Arrow Air — 25 years later
The conclusion that Arrow Air Flight 1285 crashed because of ice on the wings caused a major rift within the Canadian Aviation Safety Board (CASB).
News stories from the time indicate just how divided the board was.
“Two factions of the Canadian Aviation Safety Board feuded openly at a news conference called to release the board’s findings, each accusing the other of distorting or ignoring key evidence in the Gander crash,” The New York Times reported on Dec. 8, 1988.
Five of the board’s members supported ice as the probable cause.
The other four believed an in-flight fire, which may have resulted from detonations, brought the plane down. The group did a report of its own, titled “Dissenting Opinion.”
Les Filotas was in the minority, and 25 years after the Gander crash, he’s still not buying the icing theory.
“I know what happened, but why it happened is pure guessing,” said Filotas, who released “Improbable Cause,” a book in which he documented what led to the conflicting reports.
The infighting within the CASB prompted Ottawa to ask a former Supreme Court judge to see if a new investigation into the Gander crash should be launched.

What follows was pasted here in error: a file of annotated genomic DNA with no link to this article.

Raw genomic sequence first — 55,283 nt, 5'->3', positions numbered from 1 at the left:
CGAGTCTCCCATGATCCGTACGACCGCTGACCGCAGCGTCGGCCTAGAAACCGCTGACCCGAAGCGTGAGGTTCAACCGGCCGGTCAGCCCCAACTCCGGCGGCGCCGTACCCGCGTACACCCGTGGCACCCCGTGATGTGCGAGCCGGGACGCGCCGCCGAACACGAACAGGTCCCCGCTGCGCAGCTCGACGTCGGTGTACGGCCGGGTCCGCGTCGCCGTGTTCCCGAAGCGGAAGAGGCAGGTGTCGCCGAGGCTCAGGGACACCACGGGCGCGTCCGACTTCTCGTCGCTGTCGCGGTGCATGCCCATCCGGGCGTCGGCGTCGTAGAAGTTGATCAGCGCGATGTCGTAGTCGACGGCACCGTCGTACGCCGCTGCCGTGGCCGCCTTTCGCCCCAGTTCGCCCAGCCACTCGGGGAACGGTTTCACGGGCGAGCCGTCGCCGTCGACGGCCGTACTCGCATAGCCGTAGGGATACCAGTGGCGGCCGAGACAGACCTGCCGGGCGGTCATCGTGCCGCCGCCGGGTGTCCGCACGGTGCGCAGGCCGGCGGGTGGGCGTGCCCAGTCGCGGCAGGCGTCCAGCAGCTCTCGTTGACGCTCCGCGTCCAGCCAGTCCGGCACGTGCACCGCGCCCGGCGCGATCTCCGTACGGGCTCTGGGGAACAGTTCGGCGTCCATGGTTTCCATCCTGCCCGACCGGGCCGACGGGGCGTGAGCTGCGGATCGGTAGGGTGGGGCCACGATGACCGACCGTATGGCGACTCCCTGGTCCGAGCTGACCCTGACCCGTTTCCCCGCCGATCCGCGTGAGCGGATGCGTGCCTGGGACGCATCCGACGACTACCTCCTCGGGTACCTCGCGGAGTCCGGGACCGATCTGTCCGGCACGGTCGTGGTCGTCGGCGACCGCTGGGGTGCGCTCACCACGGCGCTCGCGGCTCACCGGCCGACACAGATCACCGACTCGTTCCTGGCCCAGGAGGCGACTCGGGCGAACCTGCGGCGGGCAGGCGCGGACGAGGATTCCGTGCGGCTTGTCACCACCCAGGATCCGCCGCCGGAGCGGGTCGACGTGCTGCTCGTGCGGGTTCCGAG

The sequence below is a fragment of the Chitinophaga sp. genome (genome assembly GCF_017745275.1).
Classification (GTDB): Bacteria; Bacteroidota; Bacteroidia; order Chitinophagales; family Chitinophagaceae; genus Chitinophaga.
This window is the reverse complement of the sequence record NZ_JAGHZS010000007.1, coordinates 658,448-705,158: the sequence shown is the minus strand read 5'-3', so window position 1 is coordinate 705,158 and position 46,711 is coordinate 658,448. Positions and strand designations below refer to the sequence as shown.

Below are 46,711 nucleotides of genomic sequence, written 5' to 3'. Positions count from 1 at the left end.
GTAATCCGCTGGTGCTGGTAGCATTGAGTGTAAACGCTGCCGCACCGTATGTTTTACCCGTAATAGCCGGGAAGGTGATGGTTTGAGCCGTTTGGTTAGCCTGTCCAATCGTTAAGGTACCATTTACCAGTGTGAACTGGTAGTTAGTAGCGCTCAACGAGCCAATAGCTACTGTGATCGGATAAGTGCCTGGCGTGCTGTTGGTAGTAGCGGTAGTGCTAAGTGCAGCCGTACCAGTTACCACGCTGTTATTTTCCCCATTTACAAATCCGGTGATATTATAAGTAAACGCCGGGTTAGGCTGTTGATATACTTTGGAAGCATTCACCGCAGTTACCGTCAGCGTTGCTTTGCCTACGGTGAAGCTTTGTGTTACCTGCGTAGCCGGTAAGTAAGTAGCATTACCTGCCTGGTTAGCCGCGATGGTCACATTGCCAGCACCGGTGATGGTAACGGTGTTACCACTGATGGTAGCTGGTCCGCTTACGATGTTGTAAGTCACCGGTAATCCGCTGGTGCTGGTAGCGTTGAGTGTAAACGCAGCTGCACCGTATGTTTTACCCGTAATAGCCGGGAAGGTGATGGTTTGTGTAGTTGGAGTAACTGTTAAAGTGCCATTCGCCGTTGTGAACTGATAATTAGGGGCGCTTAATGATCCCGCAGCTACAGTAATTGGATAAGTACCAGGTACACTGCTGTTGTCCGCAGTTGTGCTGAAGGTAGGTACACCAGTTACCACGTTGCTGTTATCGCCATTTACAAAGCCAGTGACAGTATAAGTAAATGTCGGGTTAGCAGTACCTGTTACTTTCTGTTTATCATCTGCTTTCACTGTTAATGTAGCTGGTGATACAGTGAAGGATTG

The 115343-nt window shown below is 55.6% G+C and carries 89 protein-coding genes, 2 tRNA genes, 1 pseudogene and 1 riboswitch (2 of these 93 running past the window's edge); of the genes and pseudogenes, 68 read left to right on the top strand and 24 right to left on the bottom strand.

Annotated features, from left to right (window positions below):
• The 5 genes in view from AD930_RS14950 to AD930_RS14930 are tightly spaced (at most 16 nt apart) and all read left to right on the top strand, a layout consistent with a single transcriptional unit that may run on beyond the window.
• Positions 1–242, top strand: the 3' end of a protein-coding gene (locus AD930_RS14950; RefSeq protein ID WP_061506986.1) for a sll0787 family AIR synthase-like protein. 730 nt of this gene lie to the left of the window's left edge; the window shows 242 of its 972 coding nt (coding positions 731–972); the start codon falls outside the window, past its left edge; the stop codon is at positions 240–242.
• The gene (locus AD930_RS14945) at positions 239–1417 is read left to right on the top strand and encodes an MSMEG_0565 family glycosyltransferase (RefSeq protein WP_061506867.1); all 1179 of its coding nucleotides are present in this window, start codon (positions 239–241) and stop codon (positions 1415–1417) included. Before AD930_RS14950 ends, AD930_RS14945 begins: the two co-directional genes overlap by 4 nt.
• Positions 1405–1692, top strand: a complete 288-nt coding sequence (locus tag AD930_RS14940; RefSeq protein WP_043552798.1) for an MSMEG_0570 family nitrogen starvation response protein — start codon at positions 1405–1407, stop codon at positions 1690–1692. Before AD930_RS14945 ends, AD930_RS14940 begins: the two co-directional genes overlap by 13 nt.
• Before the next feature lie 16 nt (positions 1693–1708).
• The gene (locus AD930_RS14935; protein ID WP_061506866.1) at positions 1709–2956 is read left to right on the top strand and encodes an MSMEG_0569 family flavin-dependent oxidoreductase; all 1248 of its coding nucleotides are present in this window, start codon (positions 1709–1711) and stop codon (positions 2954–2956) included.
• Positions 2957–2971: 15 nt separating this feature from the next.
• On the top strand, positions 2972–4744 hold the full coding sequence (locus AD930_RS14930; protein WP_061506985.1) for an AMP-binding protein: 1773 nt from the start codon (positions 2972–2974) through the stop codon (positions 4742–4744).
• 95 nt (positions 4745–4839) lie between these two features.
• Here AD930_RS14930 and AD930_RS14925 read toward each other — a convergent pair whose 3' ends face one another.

Justice Willard Estey deemed there was no need for another probe, saying it wouldn’t be fair to the families of the fallen soldiers.
He also said the ice theory couldn’t be proven.
Even though the crash is one of the largest single-day losses of life in American military history, the U.S. did not launch a full public investigation into Flight 1285.
There was a two-day hearing in December 1990 by the House Judiciary and Subcommittee on Crime and Criminal Justice.
According to a 1992 Time magazine report, that “ended without a call for action, despite surprising revelations of FBI apathy.”
The magazine reported that the subcommittee found an FBI forensics team had flown to Newfoundland after the crash and waited for whatever conclusions “Canadian authorities saw fit to share with them.”
The agents reportedly returned home after 36 hours and accepted the conclusion that terrorism wasn’t involved.
“The FBI claimed the Canadians did not allow its agents to visit the crash site or participate in the investigation,” Time reported.
The magazine story noted that a U.S. Army official who arrived at Gander hours after the crash was quoted by Arrow Air’s maintenance chief as wanting “to bulldoze the site immediately.”
The official, Maj. Gen. John Crosby, denied making the comment.
Time also reported a White House spokesperson as saying there was “no evidence of sabotage or an explosion in flight.”
Days after the magazine story appeared in April 1992, there was an unsuccessful attempt to establish a commission to investigate the crash.
Filotas, in a follow-up email to his interview with The Telegram, said American military and civil authorities stood by in silence as the Canadian investigation disintegrated into chaos.
He also suggests there is slender hope for new information on the crash. American records on Arrow Air are reportedly sealed.
Ottawa reorganized the CASB after Estey’s finding. The Transportation Safety Board of Canada has handled crash investigations since 1990.